Definition of hemlock in English:

hemlock

noun

  • 1A highly poisonous European plant of the parsley family, with a purple-spotted stem, fern-like leaves, small white flowers, and an unpleasant smell.

    • ‘What a difference a week makes just now, verges frothy with cow parsley and hemlock, hillsides painted yellow with colza.’
    • ‘They are the tap roots of a plant in the umbelliferae family which includes parsley, cow parsley and hemlock.’
    • ‘If attacked by parasitic flies that lay eggs in their bodies, they switch to a diet of poisonous hemlocks.’
    • ‘It was, of course, a poisonous plant, hemlock, that gave Athens its state poison, used for the execution of Socrates.’
    • ‘Here lie the remains of Rudolph's winter camp, a collection of small living stations scattered over an acre of terrain, camouflaged by patches of hemlock and laurel.’
    • ‘Robert Boyle, the seventeenth century scientist, thought walking about on hemlock leaves all day was a fantastic way to cure the kittens.’
    • ‘The herb is not described in the ballad, but it could well have been hemlock, since it has been used for herbal abortions.’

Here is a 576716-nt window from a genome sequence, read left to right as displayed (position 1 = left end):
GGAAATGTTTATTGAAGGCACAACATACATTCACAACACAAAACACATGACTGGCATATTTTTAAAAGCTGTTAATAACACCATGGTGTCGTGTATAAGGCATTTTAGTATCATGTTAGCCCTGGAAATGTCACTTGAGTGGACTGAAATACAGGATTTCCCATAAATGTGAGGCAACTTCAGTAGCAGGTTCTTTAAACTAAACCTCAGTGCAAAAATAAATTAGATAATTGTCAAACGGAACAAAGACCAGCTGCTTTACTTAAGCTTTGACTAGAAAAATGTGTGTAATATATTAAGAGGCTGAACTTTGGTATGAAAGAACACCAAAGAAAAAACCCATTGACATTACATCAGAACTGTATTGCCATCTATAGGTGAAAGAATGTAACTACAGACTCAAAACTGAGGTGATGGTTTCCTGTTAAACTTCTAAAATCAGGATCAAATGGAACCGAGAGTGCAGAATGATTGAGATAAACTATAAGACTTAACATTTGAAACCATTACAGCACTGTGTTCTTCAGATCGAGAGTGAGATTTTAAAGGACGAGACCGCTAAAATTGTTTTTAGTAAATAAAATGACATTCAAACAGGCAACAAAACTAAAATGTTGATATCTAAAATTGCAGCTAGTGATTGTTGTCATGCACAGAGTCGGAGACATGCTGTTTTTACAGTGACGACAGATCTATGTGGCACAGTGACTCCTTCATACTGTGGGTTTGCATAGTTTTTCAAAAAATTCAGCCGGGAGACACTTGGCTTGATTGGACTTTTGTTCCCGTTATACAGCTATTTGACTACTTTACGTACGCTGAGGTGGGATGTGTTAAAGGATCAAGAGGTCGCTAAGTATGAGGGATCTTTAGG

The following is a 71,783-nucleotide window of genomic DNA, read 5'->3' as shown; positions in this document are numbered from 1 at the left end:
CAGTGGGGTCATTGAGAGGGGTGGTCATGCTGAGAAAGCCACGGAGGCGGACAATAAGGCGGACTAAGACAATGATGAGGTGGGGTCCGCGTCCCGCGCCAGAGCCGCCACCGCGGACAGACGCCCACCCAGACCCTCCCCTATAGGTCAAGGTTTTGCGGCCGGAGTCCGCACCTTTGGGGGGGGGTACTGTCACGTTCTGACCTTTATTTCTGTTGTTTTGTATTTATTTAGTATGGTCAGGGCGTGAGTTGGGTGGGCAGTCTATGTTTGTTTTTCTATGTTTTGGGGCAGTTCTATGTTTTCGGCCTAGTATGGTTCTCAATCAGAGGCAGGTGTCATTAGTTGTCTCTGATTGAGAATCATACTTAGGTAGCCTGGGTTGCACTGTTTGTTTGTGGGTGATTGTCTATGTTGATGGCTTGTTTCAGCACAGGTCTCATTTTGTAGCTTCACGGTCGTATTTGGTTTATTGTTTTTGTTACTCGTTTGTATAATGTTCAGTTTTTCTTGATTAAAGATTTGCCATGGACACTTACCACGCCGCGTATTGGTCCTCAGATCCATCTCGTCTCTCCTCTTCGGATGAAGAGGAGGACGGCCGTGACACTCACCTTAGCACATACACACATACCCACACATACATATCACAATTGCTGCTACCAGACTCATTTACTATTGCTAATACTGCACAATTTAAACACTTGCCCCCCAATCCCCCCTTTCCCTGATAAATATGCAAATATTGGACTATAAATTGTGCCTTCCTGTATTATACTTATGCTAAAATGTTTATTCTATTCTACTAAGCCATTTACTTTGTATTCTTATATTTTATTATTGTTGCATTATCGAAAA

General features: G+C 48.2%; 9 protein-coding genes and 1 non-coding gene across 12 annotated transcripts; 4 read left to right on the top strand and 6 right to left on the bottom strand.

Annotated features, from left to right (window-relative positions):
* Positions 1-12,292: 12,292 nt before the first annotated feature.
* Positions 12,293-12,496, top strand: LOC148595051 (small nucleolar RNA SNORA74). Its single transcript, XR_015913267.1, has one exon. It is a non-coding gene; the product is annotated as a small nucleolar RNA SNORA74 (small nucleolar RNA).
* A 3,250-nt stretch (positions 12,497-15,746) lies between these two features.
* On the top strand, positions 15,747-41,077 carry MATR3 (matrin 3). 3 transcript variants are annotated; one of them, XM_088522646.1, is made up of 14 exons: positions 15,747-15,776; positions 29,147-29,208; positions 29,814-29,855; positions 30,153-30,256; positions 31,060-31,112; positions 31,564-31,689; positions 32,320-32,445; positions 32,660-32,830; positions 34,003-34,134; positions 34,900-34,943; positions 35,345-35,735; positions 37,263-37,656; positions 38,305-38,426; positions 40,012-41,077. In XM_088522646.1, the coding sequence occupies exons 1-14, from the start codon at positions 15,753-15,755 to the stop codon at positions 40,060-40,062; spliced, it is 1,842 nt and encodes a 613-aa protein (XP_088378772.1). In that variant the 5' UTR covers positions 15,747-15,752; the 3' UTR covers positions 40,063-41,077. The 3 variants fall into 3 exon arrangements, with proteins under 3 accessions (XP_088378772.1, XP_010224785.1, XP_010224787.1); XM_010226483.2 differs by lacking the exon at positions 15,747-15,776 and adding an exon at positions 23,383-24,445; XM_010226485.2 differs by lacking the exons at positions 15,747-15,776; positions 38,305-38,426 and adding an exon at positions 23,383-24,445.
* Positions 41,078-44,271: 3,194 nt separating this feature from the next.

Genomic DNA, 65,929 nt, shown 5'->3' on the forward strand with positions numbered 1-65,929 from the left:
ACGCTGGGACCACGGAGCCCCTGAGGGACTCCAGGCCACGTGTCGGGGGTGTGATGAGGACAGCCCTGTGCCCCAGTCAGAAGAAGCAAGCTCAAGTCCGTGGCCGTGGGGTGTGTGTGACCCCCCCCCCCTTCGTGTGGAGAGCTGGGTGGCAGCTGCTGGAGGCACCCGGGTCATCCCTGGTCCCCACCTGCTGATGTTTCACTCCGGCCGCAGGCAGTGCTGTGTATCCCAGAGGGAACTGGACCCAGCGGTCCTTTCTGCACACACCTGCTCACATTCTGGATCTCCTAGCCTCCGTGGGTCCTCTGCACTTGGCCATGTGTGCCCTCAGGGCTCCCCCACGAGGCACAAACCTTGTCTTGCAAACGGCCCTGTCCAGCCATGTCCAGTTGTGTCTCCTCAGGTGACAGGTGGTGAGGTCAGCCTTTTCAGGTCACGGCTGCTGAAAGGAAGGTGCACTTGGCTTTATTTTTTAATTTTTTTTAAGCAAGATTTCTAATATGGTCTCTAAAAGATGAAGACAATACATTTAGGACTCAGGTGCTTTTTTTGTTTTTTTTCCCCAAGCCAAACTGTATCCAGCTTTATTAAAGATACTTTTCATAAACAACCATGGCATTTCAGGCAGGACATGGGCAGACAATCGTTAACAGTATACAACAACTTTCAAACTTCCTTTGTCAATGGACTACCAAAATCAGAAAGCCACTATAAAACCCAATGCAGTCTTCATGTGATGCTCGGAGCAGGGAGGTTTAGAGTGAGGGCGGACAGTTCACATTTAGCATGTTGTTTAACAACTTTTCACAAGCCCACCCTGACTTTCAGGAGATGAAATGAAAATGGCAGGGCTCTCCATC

1. 1.1mass noun A sedative or poisonous potion obtained from the hemlock.
      • ‘Socrates was condemned to death (poisoned by hemlock, so the legend goes) after his ‘Apologia’.’
      • ‘There was no asp, and no other evidence of suicide beyond the presence of three dead or dying women - no cup of hemlock, no dagger, no poisoned comb.’
      • ‘Did anyone ever say, ‘Socrates, hemlock is poison’?’
      • ‘The herb was celebrated by the ancient Greeks as an antidote for hemlock poisoning.’
      • ‘In this one, a vicar dies of hemlock poisoning after having a meal at the home of a New Age herbalist in a very rural Lancashire village.’
      • ‘Just before drinking the hemlock Socrates makes a wonderful joke.’
      • ‘As far as war games go, the company has raised the bar so high other developers must be reaching for the hemlock.’
      • ‘I gave her hemlock which can kill a daemon or a man.’
      • ‘In the ‘Phaedo’, Socrates prepares to drink the hemlock.’
      • ‘Was he telling her that he'd been poisoned by poison hemlock?’
      • ‘Condemned to die, he drank poison hemlock with noble calm and courage.’